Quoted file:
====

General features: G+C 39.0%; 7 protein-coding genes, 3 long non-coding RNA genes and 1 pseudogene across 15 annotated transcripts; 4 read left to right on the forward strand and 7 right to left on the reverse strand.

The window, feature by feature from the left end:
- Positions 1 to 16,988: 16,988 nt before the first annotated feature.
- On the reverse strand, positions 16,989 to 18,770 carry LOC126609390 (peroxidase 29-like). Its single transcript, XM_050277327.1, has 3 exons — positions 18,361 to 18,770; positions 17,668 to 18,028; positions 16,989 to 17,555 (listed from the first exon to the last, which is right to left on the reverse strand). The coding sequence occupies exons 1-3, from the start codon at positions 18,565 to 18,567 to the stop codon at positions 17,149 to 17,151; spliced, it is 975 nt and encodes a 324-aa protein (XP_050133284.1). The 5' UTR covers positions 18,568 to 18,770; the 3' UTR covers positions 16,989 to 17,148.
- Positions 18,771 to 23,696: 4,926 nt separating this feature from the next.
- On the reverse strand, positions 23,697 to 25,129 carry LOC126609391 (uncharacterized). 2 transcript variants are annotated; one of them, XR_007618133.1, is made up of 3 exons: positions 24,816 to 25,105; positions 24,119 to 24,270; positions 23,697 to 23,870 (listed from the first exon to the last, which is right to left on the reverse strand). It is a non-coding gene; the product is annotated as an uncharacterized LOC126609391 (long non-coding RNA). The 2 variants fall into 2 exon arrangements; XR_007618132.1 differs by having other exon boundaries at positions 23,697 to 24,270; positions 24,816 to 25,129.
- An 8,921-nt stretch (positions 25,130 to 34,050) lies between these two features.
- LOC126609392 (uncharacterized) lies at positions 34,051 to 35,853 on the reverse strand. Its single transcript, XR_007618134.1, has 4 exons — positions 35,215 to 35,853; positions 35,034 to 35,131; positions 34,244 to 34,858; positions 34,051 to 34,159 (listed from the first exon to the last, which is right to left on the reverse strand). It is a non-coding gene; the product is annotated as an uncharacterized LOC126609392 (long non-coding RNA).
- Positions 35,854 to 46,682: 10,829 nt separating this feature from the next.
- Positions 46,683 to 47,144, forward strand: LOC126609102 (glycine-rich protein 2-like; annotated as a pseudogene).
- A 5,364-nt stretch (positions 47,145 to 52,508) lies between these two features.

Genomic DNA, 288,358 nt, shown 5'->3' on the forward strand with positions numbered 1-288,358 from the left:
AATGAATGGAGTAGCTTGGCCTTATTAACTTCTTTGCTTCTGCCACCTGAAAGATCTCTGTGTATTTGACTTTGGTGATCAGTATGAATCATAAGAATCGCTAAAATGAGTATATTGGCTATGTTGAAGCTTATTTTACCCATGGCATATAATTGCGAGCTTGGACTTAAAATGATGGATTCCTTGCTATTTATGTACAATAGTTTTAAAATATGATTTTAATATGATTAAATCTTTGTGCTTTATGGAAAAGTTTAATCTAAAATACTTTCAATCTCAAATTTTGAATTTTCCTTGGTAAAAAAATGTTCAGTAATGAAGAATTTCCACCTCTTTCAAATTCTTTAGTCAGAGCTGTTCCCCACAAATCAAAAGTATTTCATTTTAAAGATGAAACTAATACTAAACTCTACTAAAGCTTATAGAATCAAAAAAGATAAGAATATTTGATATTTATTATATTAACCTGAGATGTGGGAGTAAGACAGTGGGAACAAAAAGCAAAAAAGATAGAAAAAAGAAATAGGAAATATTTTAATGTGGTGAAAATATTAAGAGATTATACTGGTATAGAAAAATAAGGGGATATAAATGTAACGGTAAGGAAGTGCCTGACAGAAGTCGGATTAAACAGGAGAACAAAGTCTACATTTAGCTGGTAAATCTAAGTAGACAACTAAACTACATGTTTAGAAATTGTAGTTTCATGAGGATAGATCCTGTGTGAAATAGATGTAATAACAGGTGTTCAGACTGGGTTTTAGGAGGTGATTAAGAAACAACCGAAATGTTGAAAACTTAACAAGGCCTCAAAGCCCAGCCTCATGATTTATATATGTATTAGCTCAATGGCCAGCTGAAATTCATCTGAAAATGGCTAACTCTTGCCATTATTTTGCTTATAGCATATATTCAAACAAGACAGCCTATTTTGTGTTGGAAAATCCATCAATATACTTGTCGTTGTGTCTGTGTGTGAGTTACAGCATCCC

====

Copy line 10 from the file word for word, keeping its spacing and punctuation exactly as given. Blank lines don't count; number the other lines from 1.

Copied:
- Positions 46,683 to 47,144, forward strand: LOC126609102 (glycine-rich protein 2-like; annotated as a pseudogene).